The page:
How I Would Entertain Guest in Japan

First,  assume for a moment that nobody really cares whether or not your guests have been to Japan.   So what they went overseas for five days.  And let us also assume that after your guests return back  yonder they show off their pictures to their neighbors, of course the neighbors  won’t  really care because they can’t really relate to your guest’s experience.  They’ll just feign ignorantly on about how wonderful your guest’s pictures are, and how much they envy them.


 You get my point?

Nevertheless, one of the  best ways to entertain guest in Japan would be to give them a chance to ride on the shinkansen (bullet train), show them Mount Fujii, and if you can, let them take part in a live tea ceremony.   Maybe even give them a chance to see Akihabara.   Don’t take them to temples unless you have to because you have to assume they know absolutely nothing about Japanese history, and if they did  at one point they probably forgot everything.   What’s the use of visiting a temple if  you…

Sexy Shyu 酒( Dreamy Moon Sake)

I believe there’s a sexy Jukujo in every bottle of nihonshu. I mean, you have fragrance, impact, earthiness, and body for starters, and then you have the quality of taste and texture. If there were no Jukujo then sake wouldn’t even exist. There would simply be no meaning. Not even Japan would exist, at least not the way we understand how it exist today.



Today there’re only fragments of Japan left over from a time long gone as displayed from that old busted up clock somewhere on somebody’s dusty chest of drawers. Tired long hand, resting on half past eternity of a dead and forgotten moment in time.



Hope was restored today, though. Her name was Yumetsukiyo or Dreamy Moon a refined sake from Ehime Prefecture, home of Dogo Onsen, cultured pearls and tangerines. She’s a junmai-ginjyo( full rice), and very gentle, yet straightforward. Impact or (Kuchi-atan) is soft with a clean finish. She’s a sweet sake, medium dry, very low acidity. She also has an unassuming presence …

Onsen of Nikko

Finally had some time to dig through some of my favorite onsen, so I posted this one.  No, I didn’t write the name.  I am not an onsen advert service.  Names and things pertaining to location and what not I write about in my book, and soon to be second edition.The feature about this onsen I wanted to explain is the cypress wood and stone bottom.  What a lot of people aren’t aware of is that cypress is extremely slipper when wet, so I was really happy to see green carpet around the sides – excellent safety measure.  After soaking for a few minutes it’s good to get up and walk around a bit in order to cool down.  This veranda was huge, which offered a small piece of beautiful nature, like this tree.  It’s good to appreciate the little things.The simple pleasure of a simple tree from a simple minded Japan(ist).  Wood, earth, water, sky.  A lovely balance.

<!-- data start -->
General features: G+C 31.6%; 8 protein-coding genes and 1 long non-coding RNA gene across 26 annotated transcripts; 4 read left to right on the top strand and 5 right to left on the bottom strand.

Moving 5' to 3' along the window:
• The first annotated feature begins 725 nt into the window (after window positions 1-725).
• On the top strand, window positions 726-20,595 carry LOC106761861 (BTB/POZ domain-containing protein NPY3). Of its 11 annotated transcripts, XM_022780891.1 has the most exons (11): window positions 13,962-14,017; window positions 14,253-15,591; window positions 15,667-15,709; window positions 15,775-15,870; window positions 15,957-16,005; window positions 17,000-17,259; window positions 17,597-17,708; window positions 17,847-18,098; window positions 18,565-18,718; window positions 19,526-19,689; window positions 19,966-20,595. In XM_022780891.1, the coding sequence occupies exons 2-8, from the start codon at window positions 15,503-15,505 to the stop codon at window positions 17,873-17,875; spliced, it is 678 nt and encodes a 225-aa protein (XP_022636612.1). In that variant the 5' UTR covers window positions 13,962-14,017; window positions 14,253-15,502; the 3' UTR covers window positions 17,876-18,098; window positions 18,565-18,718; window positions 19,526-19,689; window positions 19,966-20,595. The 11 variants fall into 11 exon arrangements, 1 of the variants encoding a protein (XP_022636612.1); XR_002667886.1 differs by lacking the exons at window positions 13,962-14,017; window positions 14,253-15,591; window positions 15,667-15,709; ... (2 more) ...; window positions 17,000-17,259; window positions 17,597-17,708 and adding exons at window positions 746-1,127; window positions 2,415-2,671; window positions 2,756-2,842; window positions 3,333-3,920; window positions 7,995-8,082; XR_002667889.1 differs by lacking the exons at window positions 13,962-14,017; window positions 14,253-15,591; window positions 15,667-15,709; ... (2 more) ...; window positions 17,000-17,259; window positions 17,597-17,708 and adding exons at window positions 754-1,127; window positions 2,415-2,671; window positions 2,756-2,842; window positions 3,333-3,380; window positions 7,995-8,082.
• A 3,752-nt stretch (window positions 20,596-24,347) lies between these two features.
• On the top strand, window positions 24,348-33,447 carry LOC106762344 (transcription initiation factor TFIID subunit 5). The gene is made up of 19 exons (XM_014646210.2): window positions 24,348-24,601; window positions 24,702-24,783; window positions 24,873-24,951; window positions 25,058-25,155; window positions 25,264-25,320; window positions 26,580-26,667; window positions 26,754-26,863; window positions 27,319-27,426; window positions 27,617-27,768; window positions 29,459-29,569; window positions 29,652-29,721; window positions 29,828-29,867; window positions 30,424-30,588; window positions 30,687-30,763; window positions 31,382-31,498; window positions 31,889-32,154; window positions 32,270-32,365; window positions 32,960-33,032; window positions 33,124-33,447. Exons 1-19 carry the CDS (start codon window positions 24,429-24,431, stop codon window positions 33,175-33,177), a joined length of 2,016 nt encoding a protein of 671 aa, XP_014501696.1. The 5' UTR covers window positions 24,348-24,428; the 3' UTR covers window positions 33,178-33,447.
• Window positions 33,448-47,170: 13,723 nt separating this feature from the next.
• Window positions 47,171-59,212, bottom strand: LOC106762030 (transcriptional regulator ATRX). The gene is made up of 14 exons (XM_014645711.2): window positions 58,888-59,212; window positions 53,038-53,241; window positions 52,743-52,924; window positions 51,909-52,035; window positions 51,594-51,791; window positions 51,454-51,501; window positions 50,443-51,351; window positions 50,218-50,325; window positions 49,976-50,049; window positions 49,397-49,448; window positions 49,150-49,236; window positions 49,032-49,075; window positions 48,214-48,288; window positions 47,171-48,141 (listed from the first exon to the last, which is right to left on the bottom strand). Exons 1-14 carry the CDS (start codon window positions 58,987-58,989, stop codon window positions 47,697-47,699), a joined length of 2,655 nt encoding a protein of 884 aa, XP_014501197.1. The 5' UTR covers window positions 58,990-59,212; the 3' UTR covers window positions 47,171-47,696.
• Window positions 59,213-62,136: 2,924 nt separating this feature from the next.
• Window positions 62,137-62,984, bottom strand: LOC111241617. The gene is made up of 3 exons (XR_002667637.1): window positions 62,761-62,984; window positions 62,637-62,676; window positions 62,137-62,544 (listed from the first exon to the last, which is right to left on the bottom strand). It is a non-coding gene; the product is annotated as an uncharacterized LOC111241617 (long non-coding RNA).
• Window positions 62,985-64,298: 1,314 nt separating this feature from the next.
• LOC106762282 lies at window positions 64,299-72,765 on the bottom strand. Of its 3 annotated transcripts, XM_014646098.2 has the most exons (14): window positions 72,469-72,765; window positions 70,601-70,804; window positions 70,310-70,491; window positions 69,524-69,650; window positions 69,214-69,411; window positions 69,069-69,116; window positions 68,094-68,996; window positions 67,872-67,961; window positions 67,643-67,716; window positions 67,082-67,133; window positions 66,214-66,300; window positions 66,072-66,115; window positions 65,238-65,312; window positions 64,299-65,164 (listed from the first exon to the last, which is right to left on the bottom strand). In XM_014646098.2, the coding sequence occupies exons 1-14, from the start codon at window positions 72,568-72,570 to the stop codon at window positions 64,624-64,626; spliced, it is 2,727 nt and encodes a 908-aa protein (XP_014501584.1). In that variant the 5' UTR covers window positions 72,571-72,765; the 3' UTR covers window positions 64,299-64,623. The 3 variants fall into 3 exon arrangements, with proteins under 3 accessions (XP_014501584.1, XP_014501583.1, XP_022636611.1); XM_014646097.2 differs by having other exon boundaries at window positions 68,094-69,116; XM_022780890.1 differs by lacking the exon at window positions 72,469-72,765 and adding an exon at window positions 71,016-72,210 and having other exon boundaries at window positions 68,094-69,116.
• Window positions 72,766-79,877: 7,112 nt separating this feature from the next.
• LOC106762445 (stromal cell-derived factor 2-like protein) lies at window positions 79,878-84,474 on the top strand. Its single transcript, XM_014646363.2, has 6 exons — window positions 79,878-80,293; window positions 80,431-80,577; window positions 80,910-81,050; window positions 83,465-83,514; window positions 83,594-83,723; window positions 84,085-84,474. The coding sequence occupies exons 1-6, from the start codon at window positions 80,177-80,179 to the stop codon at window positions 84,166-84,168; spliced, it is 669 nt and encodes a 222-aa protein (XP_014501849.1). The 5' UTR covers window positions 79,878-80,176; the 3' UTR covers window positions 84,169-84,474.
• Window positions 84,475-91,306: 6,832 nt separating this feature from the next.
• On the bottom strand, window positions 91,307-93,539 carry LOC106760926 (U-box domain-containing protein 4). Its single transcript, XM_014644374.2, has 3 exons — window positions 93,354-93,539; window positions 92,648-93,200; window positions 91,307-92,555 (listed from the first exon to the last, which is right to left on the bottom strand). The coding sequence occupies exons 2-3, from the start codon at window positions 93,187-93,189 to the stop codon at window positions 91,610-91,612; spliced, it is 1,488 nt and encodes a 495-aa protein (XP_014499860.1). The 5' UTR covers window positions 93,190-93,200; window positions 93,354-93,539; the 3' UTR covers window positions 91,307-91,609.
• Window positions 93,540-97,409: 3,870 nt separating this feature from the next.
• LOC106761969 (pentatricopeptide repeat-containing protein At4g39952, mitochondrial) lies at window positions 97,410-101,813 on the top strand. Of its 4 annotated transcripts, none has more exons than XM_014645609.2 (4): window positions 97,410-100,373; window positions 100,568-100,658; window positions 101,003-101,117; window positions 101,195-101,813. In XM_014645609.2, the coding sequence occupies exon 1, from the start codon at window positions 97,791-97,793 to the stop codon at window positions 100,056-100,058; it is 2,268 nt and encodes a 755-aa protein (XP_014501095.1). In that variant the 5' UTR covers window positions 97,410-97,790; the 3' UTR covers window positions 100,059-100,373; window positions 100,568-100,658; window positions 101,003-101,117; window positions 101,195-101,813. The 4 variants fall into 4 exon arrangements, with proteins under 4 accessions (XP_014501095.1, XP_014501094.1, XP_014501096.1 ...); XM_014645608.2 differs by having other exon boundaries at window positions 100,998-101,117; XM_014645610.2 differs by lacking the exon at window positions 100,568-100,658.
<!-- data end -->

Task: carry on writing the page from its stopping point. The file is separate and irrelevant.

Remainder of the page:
Tenpei: The King of Gyoza / ひとくち餃子発祥店 天平

Delectable dumplings; gyoza from heaven; the best of the best according to the locals.   The King of Gyoza.  Welcome to Tenpei! Okay, so, I’ve eaten gyoza in China, Taiwan, and at many Chinatowns through-out Japan and in the States, too, so that gives me a little experience, no?   I love gyoza.  I’ve even dined at the best of the best gyoza joints in Utsunomiya; five to be exact,and Utsunomiya is considered the capital of gyoza in Japan by many food geeks..

All of the gyoza I have had up to now have all been excellent.  I can’t pick a favorite.  But,  one things for sure, Osaka style hitokuchi gyoza is to die for(ひとくち・一口bit sized gyoza).  Sure, you can find these kinds of gyoza all over Osaka, but none with as long a history as Tenpei in Kitashinchi which has been around since Showa 30(1955).  This is a local favorite by all standards, and what that means is that it’s hard to find and off the beaten track.  Only a few old timers knew where this place was which happened to be down a da…

Osaka Street Scenes

Just outside my hotel last night in Shinsaibashi I saw some low riders blasting their speakers West coast style.  This was all taking place at around 3am!  I couldn’t complain though, the music was good and the system they were using was also very good.It’s amazing how well the emulate the L.A.  subculture.    Some of the cars on show were old favorites, like the Impala and the Cadillac.  And I love Cadillacs.  One point I want to make is that, most low rider crews in Kanagawa where I live are not popular with the ladies    Most young  girls from that part of Japan, and even in Tokyo would never be caught riding around in these types of cars.   Not the case in Osaka, though.   I was so surprised to see so many incredibly beautiful women riding around with their boyfriends in these gangster type cars.   I actually felt good about that.  Out where I’m living there are so many single Japanese male and females it’s a shame.   Just last week I saw three grown as men riding on one bicycle t…